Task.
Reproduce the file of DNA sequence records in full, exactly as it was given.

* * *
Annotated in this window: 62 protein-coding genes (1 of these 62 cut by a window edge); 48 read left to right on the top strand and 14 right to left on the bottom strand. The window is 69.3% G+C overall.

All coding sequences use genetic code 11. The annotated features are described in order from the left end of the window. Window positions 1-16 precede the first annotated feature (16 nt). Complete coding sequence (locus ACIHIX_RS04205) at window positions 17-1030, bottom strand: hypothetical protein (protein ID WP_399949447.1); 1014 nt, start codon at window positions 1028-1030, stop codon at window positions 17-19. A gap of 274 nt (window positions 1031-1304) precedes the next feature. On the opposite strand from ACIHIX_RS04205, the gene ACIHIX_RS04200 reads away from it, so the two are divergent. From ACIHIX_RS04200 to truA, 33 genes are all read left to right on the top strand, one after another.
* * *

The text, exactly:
Annotated in this window: 62 protein-coding genes (1 of these 62 cut by a window edge); 48 read left to right on the top strand and 14 right to left on the bottom strand. The window is 69.3% G+C overall.

All coding sequences use genetic code 11. The annotated features are described in order from the left end of the window. Window positions 1-16 precede the first annotated feature (16 nt). Complete coding sequence (locus ACIHIX_RS04205) at window positions 17-1030, bottom strand: hypothetical protein (protein ID WP_399949447.1); 1014 nt, start codon at window positions 1028-1030, stop codon at window positions 17-19. A gap of 274 nt (window positions 1031-1304) precedes the next feature. On the opposite strand from ACIHIX_RS04205, the gene ACIHIX_RS04200 reads away from it, so the two are divergent. From ACIHIX_RS04200 to truA, 33 genes are all read left to right on the top strand, one after another.